After a harrowing near-death experience, Trevor sits over her hospital bed and says to her, “You’re lucky to be alive. I still can’t believe you didn’t have any health insurance.” “Oh but I do have insurance,” she said. “You do?” he replied. “Yes. Jesus.”
The woman didn’t dwell on the fact that she almost died, she owned her reaction and reframed it based on her deep seated beliefs and inner knowing. Because of this, she didn’t lead with fear, and she didn’t retreat from living to her fullest. She kept on going through life her way, no matter what happened outside of her. I’d wager that she lived the best life she could because of this outlook.
Once I had this definition of “owning my mindset”, I started to ask myself, “How do I DO it?”
If you’ve been reading this blog, the first step should come as no surprise. Like Trevor’s mom in the above example, you have to first:
To know yourself, you must go into some sort of stillness.
This could be a formal meditation practice, or sitting still on the train or bus each day without pulling up something to distract you. It might mean taking 5 – 10 minutes before bed to reflect on your day and ask yourself what brought you joy, what took joy from you, where you showed courage, and where you chose compassion. Any of these options going into stillness in my book.
In a video you’ve seen me mention before, The Art of Stillness, the speaker talks about moving to Kyoto, Japan from Manhattan. He notes how living in a place with limited distractions is “clearly not ideal for career advancement nor exciting for social diversion. But I realized that it gives me what I prize most which is days and hours.” He continues saying, “I’ve found that the best way that I could develop more attentive and more appreciative eyes was, oddly, by going nowhere, just by sitting still.”
However you can make the time and space for it, be still each day and you will no doubt be on the path to self knowing.
It’s important to note that being still isn’t the only method necessary for acquiring self knowledge, nor is owning your mindset and telling yourself good stories the only way to craft the reality you want.
Once you’ve got a stillness practice on lock and you’ve begun observing and owning your mind, you must begin to ask yourself an all important question. This question is imperative to creating an authentic reality:
Where am I lying to myself?
I lie to myself a lot. I believe I do this to protect my status quo way of thinking. As an example, when I was in Budapest earlier this Summer I was getting frustrated at not knowing the language. My lack of knowledge caused me to feel powerless in many of my experiences.
I then observed myself (through stillness) starting to blame this powerlessness on the world around me. I was faulting everything else for my lack. When I started to feel these frustrations I knew it was time to ask myself, “Where am I lying to myself?”
I answered, “You’re the one giving your power away. No one here cares whether you know the language or not. Take back your power.” And that’s just what I did.
“The most common way people give up their power is by thinking they don’t have any.” ~Alice Walker
The situations I encountered which I previously found frustrating didn’t decrease in number, but they DID decrease in frustration because I was now owning my reaction to them. Instead of being embarrassed or feeling vulnerable, I embraced my otherness and love of self. It was a simple mind switch, but it made a world of difference.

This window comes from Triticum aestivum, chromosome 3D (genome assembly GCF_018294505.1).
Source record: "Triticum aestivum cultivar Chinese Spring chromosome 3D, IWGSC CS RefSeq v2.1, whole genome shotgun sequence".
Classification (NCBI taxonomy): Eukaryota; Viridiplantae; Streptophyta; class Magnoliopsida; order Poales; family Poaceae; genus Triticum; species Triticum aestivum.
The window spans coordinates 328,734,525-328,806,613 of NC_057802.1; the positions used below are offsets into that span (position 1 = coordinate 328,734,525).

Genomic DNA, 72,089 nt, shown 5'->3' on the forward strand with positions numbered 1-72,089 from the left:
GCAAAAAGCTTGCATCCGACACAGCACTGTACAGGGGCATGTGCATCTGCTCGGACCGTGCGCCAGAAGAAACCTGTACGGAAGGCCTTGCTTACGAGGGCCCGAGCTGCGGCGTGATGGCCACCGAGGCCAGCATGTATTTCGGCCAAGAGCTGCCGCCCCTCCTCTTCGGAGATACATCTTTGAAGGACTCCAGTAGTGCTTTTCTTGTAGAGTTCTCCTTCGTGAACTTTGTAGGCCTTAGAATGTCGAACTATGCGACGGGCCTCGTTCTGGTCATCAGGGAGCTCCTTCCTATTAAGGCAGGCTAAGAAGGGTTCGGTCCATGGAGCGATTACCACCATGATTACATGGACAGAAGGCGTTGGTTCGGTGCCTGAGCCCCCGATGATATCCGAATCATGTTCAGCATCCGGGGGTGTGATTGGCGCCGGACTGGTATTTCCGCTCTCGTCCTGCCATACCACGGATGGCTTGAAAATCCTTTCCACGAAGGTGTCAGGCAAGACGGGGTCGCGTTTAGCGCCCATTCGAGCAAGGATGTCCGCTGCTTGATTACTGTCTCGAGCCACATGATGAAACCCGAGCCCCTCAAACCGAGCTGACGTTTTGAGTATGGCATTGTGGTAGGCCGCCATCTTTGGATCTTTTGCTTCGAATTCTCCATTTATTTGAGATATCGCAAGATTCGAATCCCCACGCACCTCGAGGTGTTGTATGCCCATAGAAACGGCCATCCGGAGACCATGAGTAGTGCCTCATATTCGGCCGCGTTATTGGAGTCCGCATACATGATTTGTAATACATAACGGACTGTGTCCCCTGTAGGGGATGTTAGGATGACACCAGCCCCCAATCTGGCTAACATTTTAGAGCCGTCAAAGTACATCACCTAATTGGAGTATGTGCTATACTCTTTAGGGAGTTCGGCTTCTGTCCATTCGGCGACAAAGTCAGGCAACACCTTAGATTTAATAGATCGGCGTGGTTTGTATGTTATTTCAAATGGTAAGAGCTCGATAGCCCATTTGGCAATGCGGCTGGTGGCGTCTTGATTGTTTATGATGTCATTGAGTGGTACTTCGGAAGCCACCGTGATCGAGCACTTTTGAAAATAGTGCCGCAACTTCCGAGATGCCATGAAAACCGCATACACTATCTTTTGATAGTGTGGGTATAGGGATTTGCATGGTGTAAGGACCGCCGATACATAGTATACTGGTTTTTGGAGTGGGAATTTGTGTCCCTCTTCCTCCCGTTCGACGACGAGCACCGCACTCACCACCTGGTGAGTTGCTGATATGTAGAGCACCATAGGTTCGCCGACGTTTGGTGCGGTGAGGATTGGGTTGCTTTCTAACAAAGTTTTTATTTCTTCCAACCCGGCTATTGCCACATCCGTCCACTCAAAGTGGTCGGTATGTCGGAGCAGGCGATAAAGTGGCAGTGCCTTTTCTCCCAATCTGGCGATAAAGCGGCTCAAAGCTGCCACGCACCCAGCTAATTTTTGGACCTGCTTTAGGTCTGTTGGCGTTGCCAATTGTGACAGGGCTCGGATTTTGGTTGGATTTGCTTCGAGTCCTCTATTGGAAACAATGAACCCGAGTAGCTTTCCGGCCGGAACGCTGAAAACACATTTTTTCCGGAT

So yes, it really is as simple as changing what we think. How can I be so sure? Yeah, these examples are nice anecdotes, but how do I know this can happen out there in the “real world”? Because I’m living it!
Besides the examples I’ve provided so far, there’s the overarching narrative of my life. Oh yeah, I’m going there. Hold on to your hat!
As a woman raised in the rural United States, my entire reality/mindset growing up, what I was told my life needed to be in order for me to live my best self, was one of 1. find a husband, 2. have kids, and 3. be a dutiful wife, mother, and local citizen, and you will find happiness.. I had no other understanding of what life should be.
When I got to my early 30s and was nowhere close to this narrative I TOLD MYSELF I wanted to live, a dear friend said to me, “You know. Maybe you’re lying to yourself. You’re a person who will work to achieve anything you want. If you really wanted this life you say you want, you would have worked harder for it. Maybe it’s not what you want.”
He was right, of course. Once I saw this narrative was not a reality I wanted, but rather a reality taught to me over the course of decades, I realized I needed to get my mind right and align it with my heart. Instead of beating myself up for being bad at finding a husband, a place to settle, or just bad at being a woman in general, I owned my perspective. I took ownership of my mind.
Now, here I am several years later, no longer faking that I want on that traditional path (though the ghosts of it linger, I won’t deny it).
This doesn’t mean only good things happen to me now that I own my mindset. Bad events do still happen, but now instead of letting them own my reality I take my power back and react to them in a much more centered, powerful, confident way. By no longer reacting from fear, I am directing my life, my way.
You can now see how owning my mind, and thus my reality, is the second structure needed to architect my best life. It’s a structure that, much like the first, any of us can work on no matter our environments.
By owning my mind I am in control of how I view and react to what happens outside of me. I’m no longer at the whim of others, or feel under the control of the powers surrounding me. I am my own master, which leaves me feeling afraid, alone, and powerless no more!.
On the contrary, I feel confident, assured, and empowered to act on my own instincts and desires. With these beliefs to anchor me, I can then take the hard, unconventional actions needed to walk my own path toward architecting the life that’s best for me.
It’s on me, no one else can do it.
At least… that’s what I like to think.